are agreeing to our
Terms of Use.

iJobs Job Widget
iJobs General

Early Years Teacher - Jan 2015 - China

Negotiable: Randstad Education Group: Position: Early Years TeacherRequired: J...

KS1 and KS2 Primary NQT Job in Lancaster Area

£85 - £140 per day: Randstad Education Preston: Randstad Education is urgently...

Trainee Recruitment Consultants

£20000 - £25000 per annum + OTE £35K: SThree: We consistently strive to be the...

Primary Teachers required - Cardiff and the Vale

£95 - £105 per day + plus free travel scheme: Randstad Education Cardiff: KS1 ...

Day In a Page

The drugs revolution starts now as MPs agree its high time for change

The drugs revolution starts now as MPs agree its high time for change

Commons debate highlights growing cross-party consensus on softening UK drugs legislation, unchanged for 43 years
The camera is turned on tabloid editors in Richard Peppiatt's 'One Rogue Reporter'

Gotcha! The camera is turned on tabloid editors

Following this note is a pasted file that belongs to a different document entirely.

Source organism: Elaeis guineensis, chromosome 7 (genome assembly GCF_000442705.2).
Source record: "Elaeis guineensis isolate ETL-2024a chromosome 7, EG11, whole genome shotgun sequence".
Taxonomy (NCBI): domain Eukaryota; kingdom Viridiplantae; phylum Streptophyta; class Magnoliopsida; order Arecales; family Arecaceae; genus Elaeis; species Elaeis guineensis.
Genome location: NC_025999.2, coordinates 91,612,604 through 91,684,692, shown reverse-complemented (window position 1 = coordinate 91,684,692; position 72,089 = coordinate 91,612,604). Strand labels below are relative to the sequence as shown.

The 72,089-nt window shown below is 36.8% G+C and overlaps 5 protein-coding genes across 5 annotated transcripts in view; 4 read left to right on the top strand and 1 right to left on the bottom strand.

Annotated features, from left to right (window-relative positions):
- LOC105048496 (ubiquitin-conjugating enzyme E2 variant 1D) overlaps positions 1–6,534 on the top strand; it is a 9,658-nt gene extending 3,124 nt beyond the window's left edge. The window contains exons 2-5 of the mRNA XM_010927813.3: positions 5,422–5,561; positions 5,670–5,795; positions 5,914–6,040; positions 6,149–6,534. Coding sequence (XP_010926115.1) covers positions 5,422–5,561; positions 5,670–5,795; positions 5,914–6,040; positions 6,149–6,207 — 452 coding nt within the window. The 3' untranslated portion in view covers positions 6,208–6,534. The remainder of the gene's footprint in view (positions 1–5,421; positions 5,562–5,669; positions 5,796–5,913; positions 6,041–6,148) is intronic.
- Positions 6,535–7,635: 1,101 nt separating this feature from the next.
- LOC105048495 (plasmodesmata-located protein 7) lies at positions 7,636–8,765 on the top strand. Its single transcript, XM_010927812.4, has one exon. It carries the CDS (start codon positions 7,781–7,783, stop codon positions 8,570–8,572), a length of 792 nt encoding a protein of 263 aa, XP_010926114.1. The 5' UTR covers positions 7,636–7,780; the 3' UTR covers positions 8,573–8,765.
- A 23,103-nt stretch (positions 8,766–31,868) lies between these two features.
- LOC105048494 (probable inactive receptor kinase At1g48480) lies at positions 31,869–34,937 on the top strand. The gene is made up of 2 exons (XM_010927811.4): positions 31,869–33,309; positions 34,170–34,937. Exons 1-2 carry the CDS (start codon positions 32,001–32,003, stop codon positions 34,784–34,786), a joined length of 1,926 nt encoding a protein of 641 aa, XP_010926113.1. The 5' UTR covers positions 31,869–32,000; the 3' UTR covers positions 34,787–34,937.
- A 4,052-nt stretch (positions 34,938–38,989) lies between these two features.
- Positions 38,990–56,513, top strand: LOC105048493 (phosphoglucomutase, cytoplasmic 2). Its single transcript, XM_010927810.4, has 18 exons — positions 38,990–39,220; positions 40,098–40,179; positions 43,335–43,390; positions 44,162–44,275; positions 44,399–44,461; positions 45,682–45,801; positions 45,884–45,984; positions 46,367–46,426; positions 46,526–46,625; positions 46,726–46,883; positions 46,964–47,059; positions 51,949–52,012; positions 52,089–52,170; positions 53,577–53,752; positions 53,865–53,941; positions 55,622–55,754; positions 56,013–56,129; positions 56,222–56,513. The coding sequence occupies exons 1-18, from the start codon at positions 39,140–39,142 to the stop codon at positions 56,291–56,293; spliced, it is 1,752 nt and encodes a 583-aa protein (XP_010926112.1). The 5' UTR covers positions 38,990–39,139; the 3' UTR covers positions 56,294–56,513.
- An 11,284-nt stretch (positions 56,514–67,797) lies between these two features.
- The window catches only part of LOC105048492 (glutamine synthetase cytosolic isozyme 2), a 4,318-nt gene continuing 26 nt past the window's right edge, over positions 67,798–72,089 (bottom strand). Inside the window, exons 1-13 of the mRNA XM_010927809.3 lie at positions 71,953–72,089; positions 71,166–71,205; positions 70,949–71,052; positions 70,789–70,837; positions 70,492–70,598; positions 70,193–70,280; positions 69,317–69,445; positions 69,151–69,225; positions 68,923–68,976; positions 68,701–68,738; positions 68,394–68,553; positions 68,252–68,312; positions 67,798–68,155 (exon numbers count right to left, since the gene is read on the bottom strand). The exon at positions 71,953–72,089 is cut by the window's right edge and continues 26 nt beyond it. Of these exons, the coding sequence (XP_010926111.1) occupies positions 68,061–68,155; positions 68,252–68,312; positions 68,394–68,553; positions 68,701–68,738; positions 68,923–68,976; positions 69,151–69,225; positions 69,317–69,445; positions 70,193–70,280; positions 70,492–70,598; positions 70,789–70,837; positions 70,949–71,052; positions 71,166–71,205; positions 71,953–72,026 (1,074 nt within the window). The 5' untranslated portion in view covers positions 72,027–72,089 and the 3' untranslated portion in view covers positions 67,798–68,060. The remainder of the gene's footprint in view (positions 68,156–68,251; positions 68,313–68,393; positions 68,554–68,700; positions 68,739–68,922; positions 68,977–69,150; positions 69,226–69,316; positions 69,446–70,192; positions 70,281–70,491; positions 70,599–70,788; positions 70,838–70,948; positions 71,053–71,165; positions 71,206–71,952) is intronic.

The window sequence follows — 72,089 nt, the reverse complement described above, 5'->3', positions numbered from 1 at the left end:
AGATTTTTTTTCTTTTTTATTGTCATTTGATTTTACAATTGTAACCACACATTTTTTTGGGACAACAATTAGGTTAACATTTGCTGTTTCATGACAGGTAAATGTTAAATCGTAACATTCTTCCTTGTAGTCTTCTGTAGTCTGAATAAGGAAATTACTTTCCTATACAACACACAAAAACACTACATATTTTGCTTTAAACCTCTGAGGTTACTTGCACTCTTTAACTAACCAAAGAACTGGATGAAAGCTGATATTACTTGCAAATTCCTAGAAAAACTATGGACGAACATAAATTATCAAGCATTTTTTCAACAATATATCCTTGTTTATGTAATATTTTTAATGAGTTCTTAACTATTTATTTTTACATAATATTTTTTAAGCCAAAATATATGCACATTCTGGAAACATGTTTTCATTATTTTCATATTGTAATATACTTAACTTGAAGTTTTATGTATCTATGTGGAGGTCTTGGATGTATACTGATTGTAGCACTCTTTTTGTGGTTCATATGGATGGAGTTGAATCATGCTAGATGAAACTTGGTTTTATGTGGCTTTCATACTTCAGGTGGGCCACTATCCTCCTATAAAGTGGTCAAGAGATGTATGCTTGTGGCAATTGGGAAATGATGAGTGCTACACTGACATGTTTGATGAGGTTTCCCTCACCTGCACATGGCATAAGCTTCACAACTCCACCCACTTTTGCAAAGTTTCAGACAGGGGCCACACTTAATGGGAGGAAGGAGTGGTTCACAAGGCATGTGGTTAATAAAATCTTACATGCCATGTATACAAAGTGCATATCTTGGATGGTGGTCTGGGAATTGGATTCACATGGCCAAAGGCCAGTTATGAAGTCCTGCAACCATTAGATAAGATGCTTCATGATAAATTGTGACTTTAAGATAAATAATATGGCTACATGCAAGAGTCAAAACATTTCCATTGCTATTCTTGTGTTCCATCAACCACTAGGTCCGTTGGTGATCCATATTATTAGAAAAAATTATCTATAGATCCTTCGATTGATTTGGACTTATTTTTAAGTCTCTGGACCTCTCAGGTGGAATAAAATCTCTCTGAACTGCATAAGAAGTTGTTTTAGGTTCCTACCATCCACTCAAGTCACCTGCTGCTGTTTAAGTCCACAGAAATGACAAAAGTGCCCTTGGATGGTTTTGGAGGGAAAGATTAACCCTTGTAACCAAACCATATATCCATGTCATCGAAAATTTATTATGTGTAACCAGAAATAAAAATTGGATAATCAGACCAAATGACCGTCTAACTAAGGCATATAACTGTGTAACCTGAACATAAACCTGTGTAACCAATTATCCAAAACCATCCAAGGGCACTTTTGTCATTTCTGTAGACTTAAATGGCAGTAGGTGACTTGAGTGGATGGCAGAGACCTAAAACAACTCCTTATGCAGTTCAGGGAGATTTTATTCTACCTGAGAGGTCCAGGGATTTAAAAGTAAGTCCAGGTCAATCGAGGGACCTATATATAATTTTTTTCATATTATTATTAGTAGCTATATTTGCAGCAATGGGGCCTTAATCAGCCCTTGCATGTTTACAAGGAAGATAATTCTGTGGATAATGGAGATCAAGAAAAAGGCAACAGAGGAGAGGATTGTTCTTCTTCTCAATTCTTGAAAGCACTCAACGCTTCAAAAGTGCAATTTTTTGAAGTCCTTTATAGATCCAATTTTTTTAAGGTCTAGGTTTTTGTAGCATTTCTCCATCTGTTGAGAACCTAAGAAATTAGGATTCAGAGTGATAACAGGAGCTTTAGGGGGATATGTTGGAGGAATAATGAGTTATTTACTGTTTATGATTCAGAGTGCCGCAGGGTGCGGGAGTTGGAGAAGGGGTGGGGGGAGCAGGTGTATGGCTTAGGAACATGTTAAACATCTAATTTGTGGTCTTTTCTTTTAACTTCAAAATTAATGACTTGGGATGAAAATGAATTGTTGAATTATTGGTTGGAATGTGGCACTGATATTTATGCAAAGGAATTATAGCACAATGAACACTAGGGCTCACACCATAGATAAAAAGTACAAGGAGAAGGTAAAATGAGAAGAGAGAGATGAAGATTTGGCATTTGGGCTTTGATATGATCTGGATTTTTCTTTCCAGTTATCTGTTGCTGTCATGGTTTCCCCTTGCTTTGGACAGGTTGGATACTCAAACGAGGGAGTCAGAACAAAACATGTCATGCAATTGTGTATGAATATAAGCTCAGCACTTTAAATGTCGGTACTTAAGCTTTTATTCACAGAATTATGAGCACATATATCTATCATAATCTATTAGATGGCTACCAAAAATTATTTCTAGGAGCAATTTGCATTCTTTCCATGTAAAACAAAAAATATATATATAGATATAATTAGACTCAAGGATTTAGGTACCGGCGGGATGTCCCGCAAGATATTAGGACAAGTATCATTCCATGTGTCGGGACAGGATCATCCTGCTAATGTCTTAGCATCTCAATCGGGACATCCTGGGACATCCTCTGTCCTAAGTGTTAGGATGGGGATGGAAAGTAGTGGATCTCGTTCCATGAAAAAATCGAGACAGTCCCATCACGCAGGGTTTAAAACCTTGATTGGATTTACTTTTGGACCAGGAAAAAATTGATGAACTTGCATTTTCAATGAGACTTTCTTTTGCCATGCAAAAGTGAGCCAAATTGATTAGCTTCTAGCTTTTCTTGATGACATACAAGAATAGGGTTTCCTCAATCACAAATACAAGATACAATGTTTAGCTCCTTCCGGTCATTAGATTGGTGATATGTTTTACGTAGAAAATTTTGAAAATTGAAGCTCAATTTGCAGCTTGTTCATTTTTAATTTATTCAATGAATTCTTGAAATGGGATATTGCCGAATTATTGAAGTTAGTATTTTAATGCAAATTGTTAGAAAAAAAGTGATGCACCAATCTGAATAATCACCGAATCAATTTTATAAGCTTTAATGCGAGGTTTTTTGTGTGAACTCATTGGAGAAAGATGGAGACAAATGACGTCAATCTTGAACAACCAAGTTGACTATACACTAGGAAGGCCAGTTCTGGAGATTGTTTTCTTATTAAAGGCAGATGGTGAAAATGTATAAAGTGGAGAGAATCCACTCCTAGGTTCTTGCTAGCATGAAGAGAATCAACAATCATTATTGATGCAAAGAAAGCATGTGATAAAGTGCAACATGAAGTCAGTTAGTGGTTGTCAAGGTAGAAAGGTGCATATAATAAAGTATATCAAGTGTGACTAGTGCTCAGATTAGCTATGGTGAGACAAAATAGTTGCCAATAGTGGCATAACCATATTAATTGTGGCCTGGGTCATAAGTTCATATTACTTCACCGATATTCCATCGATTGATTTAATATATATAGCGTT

Hugh Grant says Richard Peppiatt's 'One Rogue Reporter' documentary will highlight issues raised by Leveson
Fall of the Berlin Wall: It was thanks to Mikhail Gorbachev that this symbol of division fell

Fall of the Berlin Wall

It was thanks to Gorbachev that this symbol of division fell
Halloween 2014: What makes Ouija boards, demon dolls, and evil clowns so frightening?

What makes ouija boards and demon dolls scary?

Ouija boards, demon dolls, evil children and clowns are all classic tropes of horror, and this year’s Halloween releases feature them all. What makes them so frightening, decade after decade?
A safari in modern Britain: Rose Rouse reveals how her four-year tour of Harlesden taught her as much about the UK as it did about NW10

Rose Rouse's safari in modern Britain

Rouse decided to walk and talk with as many different people as possible in her neighbourhood of Harlesden and her experiences have been published in a new book
Welcome to my world of no smell and odd tastes: How a bike accident left one woman living with unwanted food mash-ups

'My world of no smell and odd tastes'

A head injury from a bicycle accident had the surprising effect of robbing Nell Frizzell of two of her senses

Matt Parker is proud of his square roots

The "stand-up mathematician" is using comedy nights to preach maths to big audiences